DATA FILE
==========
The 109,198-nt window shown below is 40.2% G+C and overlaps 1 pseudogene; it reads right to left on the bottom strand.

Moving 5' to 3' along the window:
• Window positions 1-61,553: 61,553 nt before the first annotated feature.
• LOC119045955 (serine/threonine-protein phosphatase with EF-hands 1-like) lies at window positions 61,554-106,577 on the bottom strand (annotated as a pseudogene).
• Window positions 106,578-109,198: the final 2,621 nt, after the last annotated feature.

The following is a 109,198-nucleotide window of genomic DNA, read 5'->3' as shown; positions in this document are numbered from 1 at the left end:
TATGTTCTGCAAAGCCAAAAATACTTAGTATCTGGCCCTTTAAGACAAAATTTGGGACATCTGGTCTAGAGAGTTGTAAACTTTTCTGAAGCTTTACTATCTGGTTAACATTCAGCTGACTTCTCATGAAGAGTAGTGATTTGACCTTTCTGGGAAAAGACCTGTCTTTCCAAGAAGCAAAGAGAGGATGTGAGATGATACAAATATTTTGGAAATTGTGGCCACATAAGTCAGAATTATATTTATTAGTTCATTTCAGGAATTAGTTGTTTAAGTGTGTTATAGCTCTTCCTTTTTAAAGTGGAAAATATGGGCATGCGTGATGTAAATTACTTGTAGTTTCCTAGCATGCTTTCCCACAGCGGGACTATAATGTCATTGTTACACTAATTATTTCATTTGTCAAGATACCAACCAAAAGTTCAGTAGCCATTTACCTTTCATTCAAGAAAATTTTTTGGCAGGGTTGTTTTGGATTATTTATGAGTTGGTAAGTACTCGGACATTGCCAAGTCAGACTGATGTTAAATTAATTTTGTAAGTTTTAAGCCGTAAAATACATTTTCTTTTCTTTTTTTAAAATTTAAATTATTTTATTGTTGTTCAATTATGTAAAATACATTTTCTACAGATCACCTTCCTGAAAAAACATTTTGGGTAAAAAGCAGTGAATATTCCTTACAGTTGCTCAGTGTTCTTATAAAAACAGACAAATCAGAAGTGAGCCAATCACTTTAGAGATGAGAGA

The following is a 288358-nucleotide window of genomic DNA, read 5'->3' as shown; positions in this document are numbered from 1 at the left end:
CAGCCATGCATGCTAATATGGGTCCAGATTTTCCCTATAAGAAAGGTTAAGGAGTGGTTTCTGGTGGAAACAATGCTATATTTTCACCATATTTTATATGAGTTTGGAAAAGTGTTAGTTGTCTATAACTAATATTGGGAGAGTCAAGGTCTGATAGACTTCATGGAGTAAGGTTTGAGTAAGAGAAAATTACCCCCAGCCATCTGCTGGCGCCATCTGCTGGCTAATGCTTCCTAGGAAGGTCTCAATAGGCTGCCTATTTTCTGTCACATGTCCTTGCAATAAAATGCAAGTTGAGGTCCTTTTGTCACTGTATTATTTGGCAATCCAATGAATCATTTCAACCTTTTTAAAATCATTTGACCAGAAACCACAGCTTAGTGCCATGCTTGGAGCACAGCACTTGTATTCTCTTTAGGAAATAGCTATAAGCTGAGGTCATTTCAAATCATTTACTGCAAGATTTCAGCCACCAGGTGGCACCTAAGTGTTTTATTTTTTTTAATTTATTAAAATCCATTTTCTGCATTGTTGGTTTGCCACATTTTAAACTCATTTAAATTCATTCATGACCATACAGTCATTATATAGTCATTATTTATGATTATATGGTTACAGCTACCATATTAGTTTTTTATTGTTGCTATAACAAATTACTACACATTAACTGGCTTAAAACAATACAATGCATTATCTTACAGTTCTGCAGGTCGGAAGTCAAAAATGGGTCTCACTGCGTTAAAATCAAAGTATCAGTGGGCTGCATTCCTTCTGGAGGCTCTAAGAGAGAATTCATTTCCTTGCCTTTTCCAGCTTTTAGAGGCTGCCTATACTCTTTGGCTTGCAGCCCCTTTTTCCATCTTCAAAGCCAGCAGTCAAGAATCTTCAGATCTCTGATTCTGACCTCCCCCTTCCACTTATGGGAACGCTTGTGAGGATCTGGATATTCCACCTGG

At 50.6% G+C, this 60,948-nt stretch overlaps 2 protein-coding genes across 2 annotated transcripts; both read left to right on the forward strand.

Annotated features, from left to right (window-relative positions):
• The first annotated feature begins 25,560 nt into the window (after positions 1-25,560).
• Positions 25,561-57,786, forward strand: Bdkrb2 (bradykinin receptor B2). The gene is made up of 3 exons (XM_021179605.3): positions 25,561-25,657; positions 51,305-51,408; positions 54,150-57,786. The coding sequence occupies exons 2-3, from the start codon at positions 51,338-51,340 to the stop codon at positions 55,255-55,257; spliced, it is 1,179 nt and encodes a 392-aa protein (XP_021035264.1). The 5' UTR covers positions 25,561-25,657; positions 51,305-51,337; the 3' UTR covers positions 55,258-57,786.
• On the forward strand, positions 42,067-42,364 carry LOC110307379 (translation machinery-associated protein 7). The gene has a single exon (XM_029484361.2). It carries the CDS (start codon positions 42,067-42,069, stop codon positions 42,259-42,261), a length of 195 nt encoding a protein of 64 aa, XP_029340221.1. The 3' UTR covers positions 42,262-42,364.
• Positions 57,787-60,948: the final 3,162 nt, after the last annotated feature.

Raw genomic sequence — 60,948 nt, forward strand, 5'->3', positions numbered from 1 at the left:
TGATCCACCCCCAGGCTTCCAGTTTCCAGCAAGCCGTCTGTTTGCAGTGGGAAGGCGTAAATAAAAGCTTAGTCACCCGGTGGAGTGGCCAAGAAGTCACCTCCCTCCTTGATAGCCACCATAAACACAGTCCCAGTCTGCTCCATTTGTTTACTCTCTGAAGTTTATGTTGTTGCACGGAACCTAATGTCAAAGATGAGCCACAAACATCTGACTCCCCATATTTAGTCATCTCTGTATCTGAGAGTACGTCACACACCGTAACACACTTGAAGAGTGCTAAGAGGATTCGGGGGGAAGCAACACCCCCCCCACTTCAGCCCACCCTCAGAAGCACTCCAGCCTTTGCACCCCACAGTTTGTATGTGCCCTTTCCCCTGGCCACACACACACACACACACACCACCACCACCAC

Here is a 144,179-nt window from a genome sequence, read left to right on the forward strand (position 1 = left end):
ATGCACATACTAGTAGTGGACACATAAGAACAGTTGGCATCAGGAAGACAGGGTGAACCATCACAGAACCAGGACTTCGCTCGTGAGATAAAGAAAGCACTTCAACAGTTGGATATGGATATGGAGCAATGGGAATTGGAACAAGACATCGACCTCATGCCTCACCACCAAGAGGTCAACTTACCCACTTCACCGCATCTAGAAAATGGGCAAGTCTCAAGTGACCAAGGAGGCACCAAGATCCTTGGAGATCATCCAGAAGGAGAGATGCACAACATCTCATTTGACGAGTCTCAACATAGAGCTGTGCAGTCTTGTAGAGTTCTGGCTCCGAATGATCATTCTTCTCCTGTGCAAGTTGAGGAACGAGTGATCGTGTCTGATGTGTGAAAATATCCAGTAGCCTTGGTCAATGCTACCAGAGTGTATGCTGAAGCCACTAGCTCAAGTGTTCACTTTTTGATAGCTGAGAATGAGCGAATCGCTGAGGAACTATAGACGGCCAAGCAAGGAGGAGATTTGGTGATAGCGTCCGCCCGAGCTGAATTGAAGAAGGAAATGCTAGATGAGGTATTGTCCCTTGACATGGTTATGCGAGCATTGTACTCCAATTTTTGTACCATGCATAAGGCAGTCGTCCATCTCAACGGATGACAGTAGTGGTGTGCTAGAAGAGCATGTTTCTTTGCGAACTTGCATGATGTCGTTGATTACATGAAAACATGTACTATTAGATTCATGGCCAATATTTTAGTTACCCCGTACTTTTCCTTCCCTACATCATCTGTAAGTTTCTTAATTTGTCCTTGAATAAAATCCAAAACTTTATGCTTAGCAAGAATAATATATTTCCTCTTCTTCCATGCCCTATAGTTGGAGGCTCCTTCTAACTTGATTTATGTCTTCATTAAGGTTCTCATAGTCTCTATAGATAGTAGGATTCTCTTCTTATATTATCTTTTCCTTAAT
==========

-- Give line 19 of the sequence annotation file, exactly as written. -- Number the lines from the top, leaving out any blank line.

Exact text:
ATGCACATACTAGTAGTGGACACATAAGAACAGTTGGCATCAGGAAGACAGGGTGAACCATCACAGAACCAGGACTTCGCTCGTGAGATAAAGAAAGCACTTCAACAGTTGGATATGGATATGGAGCAATGGGAATTGGAACAAGACATCGACCTCATGCCTCACCACCAAGAGGTCAACTTACCCACTTCACCGCATCTAGAAAATGGGCAAGTCTCAAGTGACCAAGGAGGCACCAAGATCCTTGGAGATCATCCAGAAGGAGAGATGCACAACATCTCATTTGACGAGTCTCAACATAGAGCTGTGCAGTCTTGTAGAGTTCTGGCTCCGAATGATCATTCTTCTCCTGTGCAAGTTGAGGAACGAGTGATCGTGTCTGATGTGTGAAAATATCCAGTAGCCTTGGTCAATGCTACCAGAGTGTATGCTGAAGCCACTAGCTCAAGTGTTCACTTTTTGATAGCTGAGAATGAGCGAATCGCTGAGGAACTATAGACGGCCAAGCAAGGAGGAGATTTGGTGATAGCGTCCGCCCGAGCTGAATTGAAGAAGGAAATGCTAGATGAGGTATTGTCCCTTGACATGGTTATGCGAGCATTGTACTCCAATTTTTGTACCATGCATAAGGCAGTCGTCCATCTCAACGGATGACAGTAGTGGTGTGCTAGAAGAGCATGTTTCTTTGCGAACTTGCATGATGTCGTTGATTACATGAAAACATGTACTATTAGATTCATGGCCAATATTTTAGTTACCCCGTACTTTTCCTTCCCTACATCATCTGTAAGTTTCTTAATTTGTCCTTGAATAAAATCCAAAACTTTATGCTTAGCAAGAATAATATATTTCCTCTTCTTCCATGCCCTATAGTTGGAGGCTCCTTCTAACTTGATTTATGTCTTCATTAAGGTTCTCATAGTCTCTATAGATAGTAGGATTCTCTTCTTATATTATCTTTTCCTTAAT